At its most basic level, spark creates Learning Journey Profiles (plus possibly supplemented by learning journeys, charts and graphs). These prepared to share with families either via email or through printouts. They are quick, need minor quality checks by seniors, and include parents’ ideas to undertake at home, including ways to do them. These are chosen by the Key Person or Educator and generated by spark. An invitation is sent to parents and carers to give feedback on the software on the child’s progress. Likewise, with the statutory 2-3 Year Progress Check; again, all can be involved.
sparkLINK is the next step up and is an integral part of sparkESSENTIAL and sparkPRO. This feature is accessed online by secure passwords. The innovation in this is that it is a way to encourage involvement in cohesive learning between setting and home without overwhelming families or giving direct instruction. There are ideas and useful information that when used, pertinently guides parents’. In turn, this enhances planning in the setting around schemas, interests and home scenarios. Parents/Carers also receive some stage-appropriate suggestions in what they might like to help their child with at home. What’s most important is that parents can begin to identify what they have achieved with their child and gain extra satisfaction from that.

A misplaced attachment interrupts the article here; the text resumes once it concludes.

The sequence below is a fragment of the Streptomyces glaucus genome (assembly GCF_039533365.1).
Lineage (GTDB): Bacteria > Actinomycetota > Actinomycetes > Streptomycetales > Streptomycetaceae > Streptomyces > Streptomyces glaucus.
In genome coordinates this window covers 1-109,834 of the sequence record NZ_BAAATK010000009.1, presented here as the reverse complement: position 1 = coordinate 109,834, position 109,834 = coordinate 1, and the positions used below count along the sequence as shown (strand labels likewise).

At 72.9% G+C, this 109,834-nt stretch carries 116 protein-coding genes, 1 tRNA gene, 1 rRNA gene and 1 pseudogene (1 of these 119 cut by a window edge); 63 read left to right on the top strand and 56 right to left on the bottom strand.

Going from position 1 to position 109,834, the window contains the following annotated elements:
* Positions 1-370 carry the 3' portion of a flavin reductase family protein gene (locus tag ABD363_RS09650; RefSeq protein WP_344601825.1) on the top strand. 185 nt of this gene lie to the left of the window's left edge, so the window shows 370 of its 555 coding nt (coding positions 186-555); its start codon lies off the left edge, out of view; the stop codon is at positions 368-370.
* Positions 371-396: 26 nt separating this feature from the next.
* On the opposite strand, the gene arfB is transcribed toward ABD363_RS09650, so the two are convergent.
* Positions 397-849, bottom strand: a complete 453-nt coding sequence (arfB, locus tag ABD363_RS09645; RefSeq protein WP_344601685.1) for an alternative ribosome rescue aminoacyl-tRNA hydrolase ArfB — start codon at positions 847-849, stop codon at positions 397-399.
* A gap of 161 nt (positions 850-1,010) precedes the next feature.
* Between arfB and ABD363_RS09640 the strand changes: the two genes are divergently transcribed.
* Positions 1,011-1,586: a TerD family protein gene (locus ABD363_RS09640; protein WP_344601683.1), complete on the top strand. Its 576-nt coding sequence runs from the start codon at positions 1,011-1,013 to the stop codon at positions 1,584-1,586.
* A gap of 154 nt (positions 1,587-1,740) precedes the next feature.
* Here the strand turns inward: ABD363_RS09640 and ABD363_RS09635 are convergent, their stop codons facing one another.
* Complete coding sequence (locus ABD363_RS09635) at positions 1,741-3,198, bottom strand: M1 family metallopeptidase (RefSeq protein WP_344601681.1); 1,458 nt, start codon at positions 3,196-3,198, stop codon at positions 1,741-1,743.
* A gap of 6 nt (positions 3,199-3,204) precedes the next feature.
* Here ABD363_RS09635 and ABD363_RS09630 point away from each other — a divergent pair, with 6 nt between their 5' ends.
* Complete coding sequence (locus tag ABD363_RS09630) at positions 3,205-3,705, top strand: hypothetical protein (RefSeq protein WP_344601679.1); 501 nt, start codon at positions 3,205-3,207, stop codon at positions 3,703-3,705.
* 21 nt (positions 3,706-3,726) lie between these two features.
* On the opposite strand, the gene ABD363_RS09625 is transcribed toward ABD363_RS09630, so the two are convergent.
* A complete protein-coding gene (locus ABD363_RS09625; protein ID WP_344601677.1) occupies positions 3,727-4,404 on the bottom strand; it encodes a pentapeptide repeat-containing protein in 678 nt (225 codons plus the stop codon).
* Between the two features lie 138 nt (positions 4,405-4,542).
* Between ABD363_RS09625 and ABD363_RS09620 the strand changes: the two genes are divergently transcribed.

Part of the process is to enhance the conversation’s content between ‘formal educator’ and ‘primary educator’ and shared learning. We have designed ways to keep tabs on how often parents’ use their software. Hence, educators can influence and support them, to ensure features across sparkLINK and spark@HOME don’t become a ‘lip service partnership’ where there is no real benefit for the child. By measuring engagement, we enable educators to meet needs accordingly.